The Frothingham mansion
The Daily Times and Chronicle, Tuesday, February 3, 1981
Burlington Past and Present, by John E. Fogelberg
(Article # 085)
The Frothingham Mansion
About 1853, Nathaniel Langdon Frothingham bought some 20 acres from the Jotham Johnson estate and built one of the finest homes in Burlington at the time. It has since served as a private home to many families, but also a day camp, a YWCA and a mental health facility.
Nathaniel descended from a large and influential family which owned some 60 acres in a brand new town called Woburn in the late 1600s. He was born 1793 in Boston, the seventh of the nine children of Ebenezer and Joanna Langdon Frothingham. He graduated Harvard in 1811, then became an associate in the Boston Latin School and later a private tutor. In 1812, when only 19, he was appointed instructor in rhetoric and oratory at Harvard, being the first incumbent of that office. At the same time he studied theology. He was ordained Pastor of the First Church of Boston, only the fifth minister to occupy that pulpit. He stayed there for 35 years.
His Burlington mansion is truly magnificent. The main house was a full two-story with more rooms above under the roof. It measured 43 by 47 feet with an eight foot porch on three sides. To the rear was an ell which measured 18 by 33 feet with a one-story attached shed. The two front parlors could be combined into one huge room by opening the sliding doors separating them. Those rooms had 15-foot ceilings, marble fireplace mantles, and full length windows opening onto the porches which were fitted with interior shutters which folded back against the wall.
The central hall had a monumental stairway which was the centerpiece for the whole house. In its finer days, climbing roses and wisteria grew by the porch and rhododendron and magnolia blossomed in the yard. The lawn, which sloped away from the house in all directions, was kept trim and neat even under the huge trees which Nathaniel left standing. The barn housed his horses, the carriage shed his buggy and carryall, the ice-house kept the winter’s harvest of ice throughout the summer, and the windmill, pool and pump kept a supply of good clear water always on hand.
In 1860, the property carried the highest tax assessment in town. The house was valued at an unheard-of $7,000. The barn alone was valued at $500, a higher valuation than half of the homes in town.
Alas, the Frothinghams did not enjoy paradise for long. Mrs. Frothingham, who loved the country setting and could look from her bedroom windows out over the valley to the rise which was Chestnut Hill Cemetary, fell ill and was in poor health for some time before her death in 1863. Nathaniel continued his study, research and writing even though he was slowly going blind. Certainly he was familiar with Milton’s great sonnet and probably felt the same way. He finally suffered the complete loss of his eyesight in 1864 but continued his work as best he could until be died in 1870.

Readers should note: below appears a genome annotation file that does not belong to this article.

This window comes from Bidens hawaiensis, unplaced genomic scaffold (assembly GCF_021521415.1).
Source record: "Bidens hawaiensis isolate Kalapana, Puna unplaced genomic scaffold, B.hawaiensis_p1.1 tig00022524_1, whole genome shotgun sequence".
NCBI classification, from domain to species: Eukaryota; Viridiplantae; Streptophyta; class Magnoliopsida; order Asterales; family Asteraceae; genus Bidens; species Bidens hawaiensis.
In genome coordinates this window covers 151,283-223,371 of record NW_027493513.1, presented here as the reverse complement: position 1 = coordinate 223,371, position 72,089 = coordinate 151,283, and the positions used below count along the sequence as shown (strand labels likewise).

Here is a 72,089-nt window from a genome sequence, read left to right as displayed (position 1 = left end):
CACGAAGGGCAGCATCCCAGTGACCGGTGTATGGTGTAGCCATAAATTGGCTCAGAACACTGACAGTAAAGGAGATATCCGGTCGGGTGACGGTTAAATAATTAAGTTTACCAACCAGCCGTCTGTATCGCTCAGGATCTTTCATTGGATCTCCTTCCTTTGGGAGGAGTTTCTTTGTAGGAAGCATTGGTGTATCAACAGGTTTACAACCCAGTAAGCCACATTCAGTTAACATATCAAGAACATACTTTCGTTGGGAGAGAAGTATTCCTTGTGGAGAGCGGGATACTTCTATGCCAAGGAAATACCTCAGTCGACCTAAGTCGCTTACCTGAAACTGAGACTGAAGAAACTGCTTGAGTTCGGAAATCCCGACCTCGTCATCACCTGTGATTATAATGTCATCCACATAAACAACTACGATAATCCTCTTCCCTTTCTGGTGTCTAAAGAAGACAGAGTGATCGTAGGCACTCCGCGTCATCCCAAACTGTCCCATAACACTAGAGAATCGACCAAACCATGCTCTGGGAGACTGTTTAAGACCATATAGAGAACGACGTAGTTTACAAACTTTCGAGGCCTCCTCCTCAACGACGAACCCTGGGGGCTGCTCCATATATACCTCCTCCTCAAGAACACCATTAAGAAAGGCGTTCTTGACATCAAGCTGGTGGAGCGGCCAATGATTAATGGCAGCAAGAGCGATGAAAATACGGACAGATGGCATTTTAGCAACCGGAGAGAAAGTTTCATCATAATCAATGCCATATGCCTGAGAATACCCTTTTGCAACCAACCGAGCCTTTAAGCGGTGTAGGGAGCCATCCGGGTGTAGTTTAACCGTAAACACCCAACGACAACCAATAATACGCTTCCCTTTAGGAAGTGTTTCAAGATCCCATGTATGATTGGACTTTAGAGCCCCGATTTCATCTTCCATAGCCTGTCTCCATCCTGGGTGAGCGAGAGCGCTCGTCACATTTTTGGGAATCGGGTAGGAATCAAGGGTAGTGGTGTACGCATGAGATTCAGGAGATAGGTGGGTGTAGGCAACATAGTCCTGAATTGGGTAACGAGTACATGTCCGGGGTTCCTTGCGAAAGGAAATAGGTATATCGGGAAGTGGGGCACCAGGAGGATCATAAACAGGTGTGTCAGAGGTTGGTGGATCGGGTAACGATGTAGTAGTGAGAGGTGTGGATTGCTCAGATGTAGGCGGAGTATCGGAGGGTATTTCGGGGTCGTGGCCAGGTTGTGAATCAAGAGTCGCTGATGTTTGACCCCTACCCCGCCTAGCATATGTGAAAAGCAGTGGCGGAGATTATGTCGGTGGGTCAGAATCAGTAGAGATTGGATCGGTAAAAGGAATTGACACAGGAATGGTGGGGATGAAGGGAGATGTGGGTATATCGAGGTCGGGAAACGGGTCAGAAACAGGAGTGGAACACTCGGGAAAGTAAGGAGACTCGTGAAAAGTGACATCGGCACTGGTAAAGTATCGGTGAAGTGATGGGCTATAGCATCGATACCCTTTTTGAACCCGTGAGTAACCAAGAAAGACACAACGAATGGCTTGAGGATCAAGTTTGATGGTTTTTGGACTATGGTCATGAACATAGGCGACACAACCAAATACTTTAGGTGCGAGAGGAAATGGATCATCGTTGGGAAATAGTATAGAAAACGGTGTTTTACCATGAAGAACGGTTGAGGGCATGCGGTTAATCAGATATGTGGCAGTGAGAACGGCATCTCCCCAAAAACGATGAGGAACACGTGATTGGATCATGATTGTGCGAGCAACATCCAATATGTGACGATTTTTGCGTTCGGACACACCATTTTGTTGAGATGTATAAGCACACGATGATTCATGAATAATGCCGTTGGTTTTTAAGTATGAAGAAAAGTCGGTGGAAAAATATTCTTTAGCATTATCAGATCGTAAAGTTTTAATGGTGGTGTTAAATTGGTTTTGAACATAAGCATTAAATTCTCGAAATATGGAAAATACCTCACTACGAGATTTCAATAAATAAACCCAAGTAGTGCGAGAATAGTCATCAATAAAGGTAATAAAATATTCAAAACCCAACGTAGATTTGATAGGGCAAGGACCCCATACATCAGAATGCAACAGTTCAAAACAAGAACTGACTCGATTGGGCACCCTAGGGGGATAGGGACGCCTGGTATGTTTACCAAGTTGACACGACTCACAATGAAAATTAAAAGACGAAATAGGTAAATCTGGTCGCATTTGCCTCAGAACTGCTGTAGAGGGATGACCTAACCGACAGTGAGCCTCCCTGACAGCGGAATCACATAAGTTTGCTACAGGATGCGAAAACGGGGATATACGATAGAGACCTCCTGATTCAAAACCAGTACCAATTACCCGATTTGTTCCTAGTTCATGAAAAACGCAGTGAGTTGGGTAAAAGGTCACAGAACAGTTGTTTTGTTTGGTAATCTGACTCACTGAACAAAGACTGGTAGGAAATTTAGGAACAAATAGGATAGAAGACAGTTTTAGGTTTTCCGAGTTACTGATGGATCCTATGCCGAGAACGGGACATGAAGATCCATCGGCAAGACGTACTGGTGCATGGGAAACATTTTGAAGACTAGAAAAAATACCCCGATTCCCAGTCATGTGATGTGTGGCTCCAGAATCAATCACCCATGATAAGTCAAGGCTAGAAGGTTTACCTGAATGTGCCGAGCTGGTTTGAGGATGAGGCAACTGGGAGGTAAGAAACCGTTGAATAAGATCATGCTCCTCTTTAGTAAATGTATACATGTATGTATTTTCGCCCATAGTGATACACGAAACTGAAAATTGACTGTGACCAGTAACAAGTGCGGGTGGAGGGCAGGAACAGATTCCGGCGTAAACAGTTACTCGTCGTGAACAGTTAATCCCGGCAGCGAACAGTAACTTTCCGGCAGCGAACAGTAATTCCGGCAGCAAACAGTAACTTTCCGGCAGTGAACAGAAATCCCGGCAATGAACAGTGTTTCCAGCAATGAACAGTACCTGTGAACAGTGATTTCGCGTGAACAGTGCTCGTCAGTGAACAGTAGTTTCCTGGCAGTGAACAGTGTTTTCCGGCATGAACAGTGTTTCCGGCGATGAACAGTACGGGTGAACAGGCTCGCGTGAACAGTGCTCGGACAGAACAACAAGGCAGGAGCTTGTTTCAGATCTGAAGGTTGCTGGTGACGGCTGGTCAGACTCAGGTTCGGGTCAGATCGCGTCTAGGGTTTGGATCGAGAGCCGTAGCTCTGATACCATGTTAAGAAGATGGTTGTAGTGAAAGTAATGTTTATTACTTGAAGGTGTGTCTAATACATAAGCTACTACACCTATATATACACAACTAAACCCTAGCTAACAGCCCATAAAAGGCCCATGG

At the same time he bought the property on Lexington Street, he bought a large burial plot in Chestnut Hill Cemetery, for both he and his wife had fallen in love with Burlington’s pastoral beauty and wished to be buried here. They were indeed, and the family has continued to use that plot for over 100 years, the last of some 17 Frothinghams added in 1971.
- After Dr. Frothingham’s death, the mansion was sold first to a Samuel R. Rodman and then to Edward S. Barker.
- Shortly after the turn of the century the estate was bought by a Mr. Langmaid who gave it to his granddaughter, Mabel Harrington, as a wedding present when she became Mrs. Cox. She later became Mrs. Buckminster and then in 1913 Mrs. Harry P. Henderson. During the next 30 years Mrs. Henderson became the leading socialite on the Burlington scene. She was active in the Ladies Benevolent Society, in the Band of Mercy, a humane society for the care of lost and hurt animals, in the local chapter of the Red Cross whose efforts during the first World War were commendable, and in the organization and operation of the first Girl Scout troop here.
- Then, quite suddenly, she sold the place to George Rupprecht in 1946 and moved to Concord, where she felt the townspeople would be more in sympathy with her views.
- The Rupprechts lived there for many years. George was a physical education teacher in Belmont. He started the Spruce Hill Day Camp in the late 1940s for summer income. In the late 1950s it became a kindergarten. He built a big pool on the property, the first one in Burlington.
- When they decided to retire in 1967, the estate, now minus much of its acreage, became the property of the Cambridge YWCA.
- The Burlington Area Unit ran a Day Camp and Tiny Tots Camp and also offered workshops and courses for adults.
- But that became a losing proposition a few years ago and the property, now, pretty much rundown, the beautiful main staircase, for instance, had been torn out, was once again sold, this time to Edward and Josephine Donovan in 1979. Their plans for the once beautiful house is unknown.
On his wife’s tombstone, Nathaniel Frothingham had inscribed the following: “Always Precious, Now Hallowed, To Better Things, Our Beloved.”Maybe the old house can look forward to better things as well.